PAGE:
The survey reports that the shellfish species cultivated in
Scottish waters in 2020 were:
Production was dominated by mussel and Pacific oyster, although small quantities of scallop, queen scallop (queen) and native oyster were also produced. The 2020 production data for each species by region are given in Table 1.
|Region||Mussel||Pacific oyster||Native oyster||Queen||Scallop|
NB: This report lists regions with active shellfish farms operated by authorised aquaculture production businesses.
Conversion to weight used the following assumptions (based on industry figures): individual oysters averaged 80g; individual scallops averaged 120g; individual queens averaged 40g.
Table = sales directly for human consumption;
On-growing = sales to other businesses for on-growing.
 A proposed name change to Magallana gigas remains controversial (Bayne et al. 2007, Journal of Shellfish Research. 36, 545-547)
Table production by species is illustrated in Figure 1 (see page 4), while trends in production for the table market and on-growing in Scotland are presented in Table 2.
|For the table||2011||2012||2013||2014||2015||2016||2017||2018||2019||2020||% change 19-20|
|Pacific oyster (000s)||3,136||2,706||1,891||3,392||2,693||3,534||5,034||4,031||4,393||2,938||-33|
|Native oyster (000s)||350||317||260||242||200||201||200||142||103||75||-27|
|For on-growing||2011||2012||2013||2014||2015||2016||2017||2018||2019||2020||% change 19-20|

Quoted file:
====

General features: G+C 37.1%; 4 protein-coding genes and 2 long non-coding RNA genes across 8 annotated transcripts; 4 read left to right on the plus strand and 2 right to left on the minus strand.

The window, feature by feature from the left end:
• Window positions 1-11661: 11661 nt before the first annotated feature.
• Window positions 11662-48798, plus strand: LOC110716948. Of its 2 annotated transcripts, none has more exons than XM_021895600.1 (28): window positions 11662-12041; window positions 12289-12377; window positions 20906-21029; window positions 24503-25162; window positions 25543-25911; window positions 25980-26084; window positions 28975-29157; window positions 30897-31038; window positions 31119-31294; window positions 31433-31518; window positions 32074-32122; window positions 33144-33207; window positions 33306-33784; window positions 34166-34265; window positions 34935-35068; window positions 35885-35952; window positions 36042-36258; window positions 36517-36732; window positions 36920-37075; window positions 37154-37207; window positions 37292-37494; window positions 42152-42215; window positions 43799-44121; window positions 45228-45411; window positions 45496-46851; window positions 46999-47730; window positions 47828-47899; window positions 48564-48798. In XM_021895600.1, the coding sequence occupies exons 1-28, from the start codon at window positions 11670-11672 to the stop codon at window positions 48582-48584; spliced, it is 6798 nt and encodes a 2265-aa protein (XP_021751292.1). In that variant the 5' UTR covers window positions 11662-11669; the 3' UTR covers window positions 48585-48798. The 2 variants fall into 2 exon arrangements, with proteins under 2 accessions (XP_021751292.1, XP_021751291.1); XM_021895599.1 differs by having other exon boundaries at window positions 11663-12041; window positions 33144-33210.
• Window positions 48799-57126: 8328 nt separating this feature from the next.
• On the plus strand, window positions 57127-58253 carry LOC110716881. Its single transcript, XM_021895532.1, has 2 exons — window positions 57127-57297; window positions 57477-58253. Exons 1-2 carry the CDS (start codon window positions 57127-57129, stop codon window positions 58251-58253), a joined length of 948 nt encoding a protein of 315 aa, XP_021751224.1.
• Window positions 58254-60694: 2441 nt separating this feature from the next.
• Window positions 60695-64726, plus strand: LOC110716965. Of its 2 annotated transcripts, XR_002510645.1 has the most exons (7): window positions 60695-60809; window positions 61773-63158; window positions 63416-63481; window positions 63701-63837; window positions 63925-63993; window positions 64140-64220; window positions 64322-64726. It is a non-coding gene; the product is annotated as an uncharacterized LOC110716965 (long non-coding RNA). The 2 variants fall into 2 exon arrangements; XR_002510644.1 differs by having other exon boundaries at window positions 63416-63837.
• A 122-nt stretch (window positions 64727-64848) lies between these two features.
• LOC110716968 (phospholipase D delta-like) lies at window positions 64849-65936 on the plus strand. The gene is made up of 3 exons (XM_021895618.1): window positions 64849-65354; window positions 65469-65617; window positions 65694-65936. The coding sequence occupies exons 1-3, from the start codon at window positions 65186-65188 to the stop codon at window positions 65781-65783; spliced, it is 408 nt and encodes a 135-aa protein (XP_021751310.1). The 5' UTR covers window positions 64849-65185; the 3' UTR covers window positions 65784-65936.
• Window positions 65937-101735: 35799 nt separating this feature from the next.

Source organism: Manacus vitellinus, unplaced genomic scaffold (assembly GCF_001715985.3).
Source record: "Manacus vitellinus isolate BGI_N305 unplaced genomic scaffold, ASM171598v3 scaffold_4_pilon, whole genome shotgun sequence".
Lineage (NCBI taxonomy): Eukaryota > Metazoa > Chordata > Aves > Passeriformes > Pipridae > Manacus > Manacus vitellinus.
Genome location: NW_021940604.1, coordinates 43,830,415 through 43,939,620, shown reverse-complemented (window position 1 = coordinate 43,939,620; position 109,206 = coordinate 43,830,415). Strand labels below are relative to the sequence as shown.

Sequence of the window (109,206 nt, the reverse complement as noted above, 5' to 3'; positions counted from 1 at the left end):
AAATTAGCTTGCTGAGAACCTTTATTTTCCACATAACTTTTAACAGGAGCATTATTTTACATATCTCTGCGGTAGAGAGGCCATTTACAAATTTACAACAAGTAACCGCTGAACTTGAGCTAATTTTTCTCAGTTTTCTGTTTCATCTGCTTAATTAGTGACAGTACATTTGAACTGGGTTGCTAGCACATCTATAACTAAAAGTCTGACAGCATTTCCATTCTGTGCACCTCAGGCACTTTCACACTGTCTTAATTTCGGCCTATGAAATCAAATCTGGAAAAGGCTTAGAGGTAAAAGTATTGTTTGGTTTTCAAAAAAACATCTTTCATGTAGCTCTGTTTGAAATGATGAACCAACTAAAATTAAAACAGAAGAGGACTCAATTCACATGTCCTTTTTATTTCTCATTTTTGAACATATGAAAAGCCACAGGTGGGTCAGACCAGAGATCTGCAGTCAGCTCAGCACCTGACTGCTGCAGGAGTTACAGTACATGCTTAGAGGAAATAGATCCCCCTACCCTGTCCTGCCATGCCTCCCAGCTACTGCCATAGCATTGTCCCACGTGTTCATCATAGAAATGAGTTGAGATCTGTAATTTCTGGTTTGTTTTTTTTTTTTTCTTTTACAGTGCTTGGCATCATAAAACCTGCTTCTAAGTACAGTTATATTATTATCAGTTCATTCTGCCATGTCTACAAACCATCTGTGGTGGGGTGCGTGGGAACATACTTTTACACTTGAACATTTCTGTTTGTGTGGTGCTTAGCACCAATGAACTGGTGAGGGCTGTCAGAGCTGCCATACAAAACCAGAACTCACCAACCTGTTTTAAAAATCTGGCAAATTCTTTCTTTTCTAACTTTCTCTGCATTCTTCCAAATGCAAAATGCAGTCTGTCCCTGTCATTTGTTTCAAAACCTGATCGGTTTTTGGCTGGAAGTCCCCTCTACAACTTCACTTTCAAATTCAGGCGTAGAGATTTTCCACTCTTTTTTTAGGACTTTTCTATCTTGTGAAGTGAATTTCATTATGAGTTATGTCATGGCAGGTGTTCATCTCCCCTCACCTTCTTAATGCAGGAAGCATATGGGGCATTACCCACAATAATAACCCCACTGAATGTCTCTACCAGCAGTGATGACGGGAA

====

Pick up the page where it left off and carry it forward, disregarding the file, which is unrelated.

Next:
|Pacific oyster (000s)||1,400||3,190||6,216||6,792||5,864||4,584||3,849||4,240||2,405||1,663||-31|
|Native oyster (000s)||1||677||1,015||749||13||323||481||344||327||10||-97|
Mussel production, for the table, decreased by 15% in 2020 (see figure 1) to 5,661 tonnes. The greatest regional contribution to mussel production was from Shetland, accounting for 4,427 tonnes or 78% of Scotland’s total. Pacific oyster production decreased by 33% from 2019. Highland region produced 56% of Scotland’s total farmed Pacific oysters in 2020. There was a very small amount of queen scallop production during 2020 as the main producer reported no production during 2020 due to the COVID-19 pandemic lockdown. The production of farmed scallops and native oysters both decreased by 27%. Historical data for all shellfish species show that production levels vary year on year. This can be due to a number of different factors such as poor spat fall, algal toxins, poor growth, adverse weather and fluctuations in market prices. During 2020, the biggest impact on shellfish production was the COVID-19 pandemic with a loss of much of the table trade to the hospitality sector during periods of lockdown and travel restrictions.
Prices of farmed shellfish fluctuated throughout the year. Their value at first sale was estimated from the following figures obtained from the shellfish farming industry. These vary with demand, level of production and geographical area of origin. The average price of Pacific oyster was £0.33 per shell; native oyster, £0.60 per shell; scallop, £2.32 per shell; queen scallop, £0.13 per shell and mussel £892 per tonne. The value of the table trade is estimated from the production figures shown in Table 1 (see page 2).
Mussel: £5.0 million
Pacific oyster: £0.97 million
Native oyster: £0.05 million
Scallop: £0.04 million
Queen: > £0.0001 million
In 2020, the total value at first sale for all species was calculated at approximately £6.1 million, a decrease of 23% from the £7.9 million estimated in 2019. This decline is largely due to impacts from the COVID-19 pandemic with many businesses reporting lost trade while the hospitality sector was in lockdown during much of 2020.
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